Our mission is to keep the internet free of spam abuse. To do that, we can not drive humans away. To improve the humans usability of reCaptcha has always been our top priority. So in View 1, because of the pre-classification that I was talking about earlier, in View 1 we can serve them much easier tasks if we pre-classify them as humans. That means it's easier text distortions and we're getting a 89% pass rate. Pass rate here is defined as the total number pass solutions over total number solutions. In View 2, that's getting much better. The pass rate increases to 96% which means for the remaining 4% of humans, you can always try again.

Solving captcha has been much faster and faster for human users. Again, in View 1 because of the text distortion, you have to type in through a keyboard, which is particularly cumbersome for mobile users. In View 2, that becomes two mouse clicks or even screen touches. By doing that, we shorten the solving time of a captcha to almost a half. That's a few seconds we've saved the internet users for every captcha solving. Cumulatively, that is 50,000 hours that we save the internet every day. 50,000 hours, that is almost 6 man years. This is a lot of time that you could watch cats and dogs videos online on YouTube rather than solving captchas.

Captchas is getting easier for human users. Here, we're showing some stats from the bots analysis. For the pre-classified bots, we give them much harder captchas. Here we're showing a significant attrition rate for bots. The blue bar is how many times they click on "I'm not a robot" and the red bar is how many times they actually attempt to solve a captcha. As you can see, only 5% of the clicks leads into a solution. And for the remaining 95% of the bots, they basically abandon the experience and walk away. We tried the same thing on human users. Is it because it's a hard captcha and people walk away? It's strange now, for human users more than 90% of the time, they actually try to attempt to solve the captcha.

This is the overall pass rate we observed globally from reCaptcha view one. Here is colored coded as red being a low pass rate; meaning most of the solutions failed. Green is high pass rate; most of them succeeded. As we move into the view two experience, the noCaptcha experience, the map is turning into a land of green. This is a very good thing for all internet users. Because whenever you encounter a reCaptcha View 2 on the internet, you're most likely to solve it correctly. Unless you're a bot, in which case you're going to walk away.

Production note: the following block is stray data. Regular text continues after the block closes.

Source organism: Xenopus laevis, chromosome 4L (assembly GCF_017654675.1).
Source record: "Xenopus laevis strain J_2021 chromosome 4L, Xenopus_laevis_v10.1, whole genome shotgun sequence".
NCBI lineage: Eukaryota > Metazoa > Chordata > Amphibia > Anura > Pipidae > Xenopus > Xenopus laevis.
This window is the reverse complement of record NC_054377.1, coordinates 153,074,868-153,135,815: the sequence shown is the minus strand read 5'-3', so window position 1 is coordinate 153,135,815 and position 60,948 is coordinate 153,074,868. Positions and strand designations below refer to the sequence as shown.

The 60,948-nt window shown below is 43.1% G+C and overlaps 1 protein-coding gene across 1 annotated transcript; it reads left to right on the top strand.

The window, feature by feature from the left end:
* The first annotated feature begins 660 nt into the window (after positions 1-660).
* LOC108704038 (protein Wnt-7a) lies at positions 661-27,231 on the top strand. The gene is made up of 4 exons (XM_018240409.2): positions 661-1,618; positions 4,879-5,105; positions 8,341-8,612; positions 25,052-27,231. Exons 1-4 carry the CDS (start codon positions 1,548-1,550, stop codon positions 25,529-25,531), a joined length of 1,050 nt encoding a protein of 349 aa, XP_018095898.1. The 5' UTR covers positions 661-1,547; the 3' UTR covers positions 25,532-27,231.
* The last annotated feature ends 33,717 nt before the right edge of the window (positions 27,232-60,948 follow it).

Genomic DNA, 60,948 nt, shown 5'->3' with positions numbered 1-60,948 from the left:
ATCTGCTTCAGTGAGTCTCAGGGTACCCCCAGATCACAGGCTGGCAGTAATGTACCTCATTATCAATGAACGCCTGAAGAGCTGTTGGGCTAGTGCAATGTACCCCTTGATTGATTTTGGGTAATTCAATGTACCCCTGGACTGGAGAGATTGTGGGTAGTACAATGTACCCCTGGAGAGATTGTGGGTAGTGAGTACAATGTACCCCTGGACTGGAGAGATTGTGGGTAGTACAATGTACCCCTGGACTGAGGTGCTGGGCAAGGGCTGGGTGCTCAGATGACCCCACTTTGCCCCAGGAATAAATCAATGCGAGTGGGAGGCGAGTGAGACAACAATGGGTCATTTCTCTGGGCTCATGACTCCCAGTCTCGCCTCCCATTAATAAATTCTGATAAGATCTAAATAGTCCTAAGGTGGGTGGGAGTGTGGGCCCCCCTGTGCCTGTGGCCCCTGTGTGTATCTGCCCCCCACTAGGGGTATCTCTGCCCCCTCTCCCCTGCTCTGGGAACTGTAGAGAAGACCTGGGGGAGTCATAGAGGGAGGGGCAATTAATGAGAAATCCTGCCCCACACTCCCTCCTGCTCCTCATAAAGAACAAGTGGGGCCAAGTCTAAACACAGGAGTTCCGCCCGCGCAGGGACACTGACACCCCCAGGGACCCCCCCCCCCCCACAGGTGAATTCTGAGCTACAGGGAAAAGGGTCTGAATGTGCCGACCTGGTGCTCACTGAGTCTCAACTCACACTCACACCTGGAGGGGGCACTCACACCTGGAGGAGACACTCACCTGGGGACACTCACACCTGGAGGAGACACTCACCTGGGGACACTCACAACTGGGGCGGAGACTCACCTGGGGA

To recap what I said just now, reCaptcha is getting easier and faster for human users and getting harder for bots. But this is not the end of our story. The other part I want to share with you is how reCaptcha is helping to improve and to make humanity better.

©Robert Wright/LDV Vision Summit

©Robert Wright/LDV Vision Summit

When we started reCaptcha 7, 9 years ago, it was an anti-abuse tool but most importantly it's also to help to digitize books. So remember in view one, we're showing two words. One is a text distortion where you're using to verify that you're human. The other word is actually coming from a book scan, so it's a book word. If you answer the verification word correctly, we also think that you transcribe the book word correctly. So, in doing so, we have transcribed millions of books.

After the books digitization, we tried reCaptcha on street number and street names transcription. Here we gathered the largest image training that is online. And we have donated a significant chunk of it to the open research community. This is helping us to build a better maps experience and more accurate maps for the whole internet users.

You can pretty much guess what I'm trying to say here. As we move into the View 2, we're showing natural images for labeling. We're gathering the internet intelligence to help teach machines and making AI smarter.

We're also celebrating holidays with internet users. Here are two example pictures from new years captchas.

The other thing that I didn't show here - as I was talking to some of you during the break - there are some funny things happening at reCaptcha. We started the biggest debate on the internet about what is a burger, what is a sandwich. People love to argue about those things. Or is a cupcake a cake? Those kind of discussions. So doing those, we want a lot of internet love for reCaptcha.

To conclude, my whole talk, reCaptcha is making continuous effort to fight spam on the internet. We're making the internet a better experience for all human users. We're also pushing the boundaries of research and making AI smarter.